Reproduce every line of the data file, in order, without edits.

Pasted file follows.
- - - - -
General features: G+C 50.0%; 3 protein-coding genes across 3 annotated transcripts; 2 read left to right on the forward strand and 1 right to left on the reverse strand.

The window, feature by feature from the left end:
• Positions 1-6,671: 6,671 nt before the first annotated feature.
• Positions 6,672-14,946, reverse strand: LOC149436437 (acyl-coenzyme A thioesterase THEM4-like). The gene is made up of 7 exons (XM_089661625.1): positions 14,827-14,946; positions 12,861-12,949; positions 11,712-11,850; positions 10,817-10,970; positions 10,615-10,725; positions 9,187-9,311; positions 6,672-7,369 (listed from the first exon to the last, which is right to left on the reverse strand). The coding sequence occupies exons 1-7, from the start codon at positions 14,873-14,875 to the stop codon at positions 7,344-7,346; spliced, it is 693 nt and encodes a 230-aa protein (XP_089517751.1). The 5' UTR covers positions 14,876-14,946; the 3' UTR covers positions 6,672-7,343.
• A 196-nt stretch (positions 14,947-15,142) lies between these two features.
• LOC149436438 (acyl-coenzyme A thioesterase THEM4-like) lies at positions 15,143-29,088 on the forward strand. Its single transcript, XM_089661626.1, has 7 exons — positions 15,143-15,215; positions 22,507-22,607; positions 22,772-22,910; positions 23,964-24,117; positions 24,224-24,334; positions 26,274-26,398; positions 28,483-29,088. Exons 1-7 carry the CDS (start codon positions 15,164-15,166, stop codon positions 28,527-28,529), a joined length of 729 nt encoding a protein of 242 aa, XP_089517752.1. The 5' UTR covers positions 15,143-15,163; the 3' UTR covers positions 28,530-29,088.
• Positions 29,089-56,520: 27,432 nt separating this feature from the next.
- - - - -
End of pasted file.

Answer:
General features: G+C 50.0%; 3 protein-coding genes across 3 annotated transcripts; 2 read left to right on the forward strand and 1 right to left on the reverse strand.

The window, feature by feature from the left end:
• Positions 1-6,671: 6,671 nt before the first annotated feature.
• Positions 6,672-14,946, reverse strand: LOC149436437 (acyl-coenzyme A thioesterase THEM4-like). The gene is made up of 7 exons (XM_089661625.1): positions 14,827-14,946; positions 12,861-12,949; positions 11,712-11,850; positions 10,817-10,970; positions 10,615-10,725; positions 9,187-9,311; positions 6,672-7,369 (listed from the first exon to the last, which is right to left on the reverse strand). The coding sequence occupies exons 1-7, from the start codon at positions 14,873-14,875 to the stop codon at positions 7,344-7,346; spliced, it is 693 nt and encodes a 230-aa protein (XP_089517751.1). The 5' UTR covers positions 14,876-14,946; the 3' UTR covers positions 6,672-7,343.
• A 196-nt stretch (positions 14,947-15,142) lies between these two features.
• LOC149436438 (acyl-coenzyme A thioesterase THEM4-like) lies at positions 15,143-29,088 on the forward strand. Its single transcript, XM_089661626.1, has 7 exons — positions 15,143-15,215; positions 22,507-22,607; positions 22,772-22,910; positions 23,964-24,117; positions 24,224-24,334; positions 26,274-26,398; positions 28,483-29,088. Exons 1-7 carry the CDS (start codon positions 15,164-15,166, stop codon positions 28,527-28,529), a joined length of 729 nt encoding a protein of 242 aa, XP_089517752.1. The 5' UTR covers positions 15,143-15,163; the 3' UTR covers positions 28,530-29,088.
• Positions 29,089-56,520: 27,432 nt separating this feature from the next.